As Scotland cuts prescription charges they rise again in England

Charge raises marginal income for NHS but deters poor from treatment

Wednesday 1st April 2009

Campaigners today called on the Government to bring England in line with the rest of the UK and move to abolish prescription charges on the day that Scotland cut the price of medicines from £5 to £4 – at the same time as they were being increased from £7.10 to £7.20 for English patients.

Wales has already abolished prescription charges and Scotland will follow suit by 2011.In Northern Ireland they have been reduced to £3 and will be abolished completely next year.

Geoff Martin, Head of Campaigns at NHS pressure group Health Emergency, said:

“Prescription charges have become a grotesquely unfair tax on the sick in England. On the day that the costs are being in Scotland they are being jacked up again south of the border.

“It cannot be fair that one of Gordon Browns constituents is paying nearly half what I would pay in south London for the same prescription.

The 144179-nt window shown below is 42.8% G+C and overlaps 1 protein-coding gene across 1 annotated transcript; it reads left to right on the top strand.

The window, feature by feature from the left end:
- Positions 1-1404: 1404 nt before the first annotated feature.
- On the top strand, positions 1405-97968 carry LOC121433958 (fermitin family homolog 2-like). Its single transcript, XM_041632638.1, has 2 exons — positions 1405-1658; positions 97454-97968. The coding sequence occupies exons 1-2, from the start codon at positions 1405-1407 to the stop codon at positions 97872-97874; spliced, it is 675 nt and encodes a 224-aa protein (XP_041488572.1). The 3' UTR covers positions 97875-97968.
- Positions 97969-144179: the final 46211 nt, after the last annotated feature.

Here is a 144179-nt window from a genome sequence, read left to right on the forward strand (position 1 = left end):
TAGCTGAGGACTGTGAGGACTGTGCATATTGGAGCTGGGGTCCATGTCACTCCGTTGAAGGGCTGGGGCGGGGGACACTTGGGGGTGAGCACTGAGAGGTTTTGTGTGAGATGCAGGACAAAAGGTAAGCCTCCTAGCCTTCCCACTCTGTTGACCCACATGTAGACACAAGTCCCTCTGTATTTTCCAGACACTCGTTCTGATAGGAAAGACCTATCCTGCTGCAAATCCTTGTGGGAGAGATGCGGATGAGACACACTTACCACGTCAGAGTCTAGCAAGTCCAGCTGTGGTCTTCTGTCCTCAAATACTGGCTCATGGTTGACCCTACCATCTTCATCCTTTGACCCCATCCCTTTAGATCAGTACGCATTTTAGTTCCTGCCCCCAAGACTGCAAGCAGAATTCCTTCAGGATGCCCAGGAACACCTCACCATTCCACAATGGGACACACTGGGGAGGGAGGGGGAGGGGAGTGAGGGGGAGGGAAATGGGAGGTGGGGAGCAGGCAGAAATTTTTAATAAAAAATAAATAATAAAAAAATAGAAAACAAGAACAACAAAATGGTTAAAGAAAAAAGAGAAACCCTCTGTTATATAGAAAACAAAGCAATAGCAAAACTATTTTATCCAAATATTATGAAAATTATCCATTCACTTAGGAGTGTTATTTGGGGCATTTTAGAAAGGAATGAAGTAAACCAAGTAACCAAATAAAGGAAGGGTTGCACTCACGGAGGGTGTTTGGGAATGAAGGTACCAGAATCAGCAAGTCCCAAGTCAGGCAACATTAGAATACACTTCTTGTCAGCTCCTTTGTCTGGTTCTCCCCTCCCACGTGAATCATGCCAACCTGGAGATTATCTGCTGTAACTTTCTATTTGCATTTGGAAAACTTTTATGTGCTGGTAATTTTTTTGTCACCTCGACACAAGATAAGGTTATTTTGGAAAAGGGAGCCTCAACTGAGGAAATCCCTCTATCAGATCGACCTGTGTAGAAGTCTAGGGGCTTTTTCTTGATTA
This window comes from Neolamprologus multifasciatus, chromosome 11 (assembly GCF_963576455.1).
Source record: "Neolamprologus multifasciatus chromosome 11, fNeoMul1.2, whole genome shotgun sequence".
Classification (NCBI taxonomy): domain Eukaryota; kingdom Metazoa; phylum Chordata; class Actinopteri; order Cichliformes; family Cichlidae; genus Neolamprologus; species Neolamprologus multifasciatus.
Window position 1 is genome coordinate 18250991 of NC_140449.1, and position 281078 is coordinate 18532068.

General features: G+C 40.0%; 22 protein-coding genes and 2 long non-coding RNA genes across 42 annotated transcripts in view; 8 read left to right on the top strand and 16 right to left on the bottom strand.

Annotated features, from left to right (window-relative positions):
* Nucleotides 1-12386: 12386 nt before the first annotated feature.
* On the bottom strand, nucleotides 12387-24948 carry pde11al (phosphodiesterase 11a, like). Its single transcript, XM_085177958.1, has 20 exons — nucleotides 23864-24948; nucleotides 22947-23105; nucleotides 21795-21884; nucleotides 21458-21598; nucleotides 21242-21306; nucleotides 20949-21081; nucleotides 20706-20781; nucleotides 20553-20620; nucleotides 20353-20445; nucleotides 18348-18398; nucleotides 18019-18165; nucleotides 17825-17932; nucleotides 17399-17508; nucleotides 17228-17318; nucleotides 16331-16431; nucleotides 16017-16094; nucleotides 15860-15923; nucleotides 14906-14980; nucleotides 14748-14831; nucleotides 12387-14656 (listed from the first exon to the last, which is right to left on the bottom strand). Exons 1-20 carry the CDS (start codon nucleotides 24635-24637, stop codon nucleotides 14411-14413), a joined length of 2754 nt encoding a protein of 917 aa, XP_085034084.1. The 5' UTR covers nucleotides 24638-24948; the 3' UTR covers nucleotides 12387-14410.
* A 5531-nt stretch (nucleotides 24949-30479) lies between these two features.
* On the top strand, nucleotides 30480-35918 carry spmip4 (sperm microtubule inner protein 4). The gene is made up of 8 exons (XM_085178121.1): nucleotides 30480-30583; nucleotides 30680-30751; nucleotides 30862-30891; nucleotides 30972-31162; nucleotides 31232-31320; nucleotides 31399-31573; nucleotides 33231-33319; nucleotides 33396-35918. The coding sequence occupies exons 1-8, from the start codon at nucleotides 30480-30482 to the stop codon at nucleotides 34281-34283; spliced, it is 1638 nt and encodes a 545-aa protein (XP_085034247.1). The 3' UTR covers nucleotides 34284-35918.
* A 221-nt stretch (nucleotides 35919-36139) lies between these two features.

“The time has come to bring England into line with the rest of the UK and to move to abolish prescription charges.

“In the current recession these charges hit people even harder and there is a very real risk that some people, particularly those recently made redundant and not yet qualifying for benefits, simply won’t be able to afford the medicines they need.”

LHE’s Information Director John Lister adds:
“Prescription charges generated just under £500m towards the £110m NHS budget last year. This marginal contribution involves complex and costly bureaucracy, and deters those on the lowest incomes froma accessing all of the medicines they need.

“In the 61st year of the NHS, ministers should revive the egalitarian spirit of the 1948 NHS, in which all prescriptions were free.”


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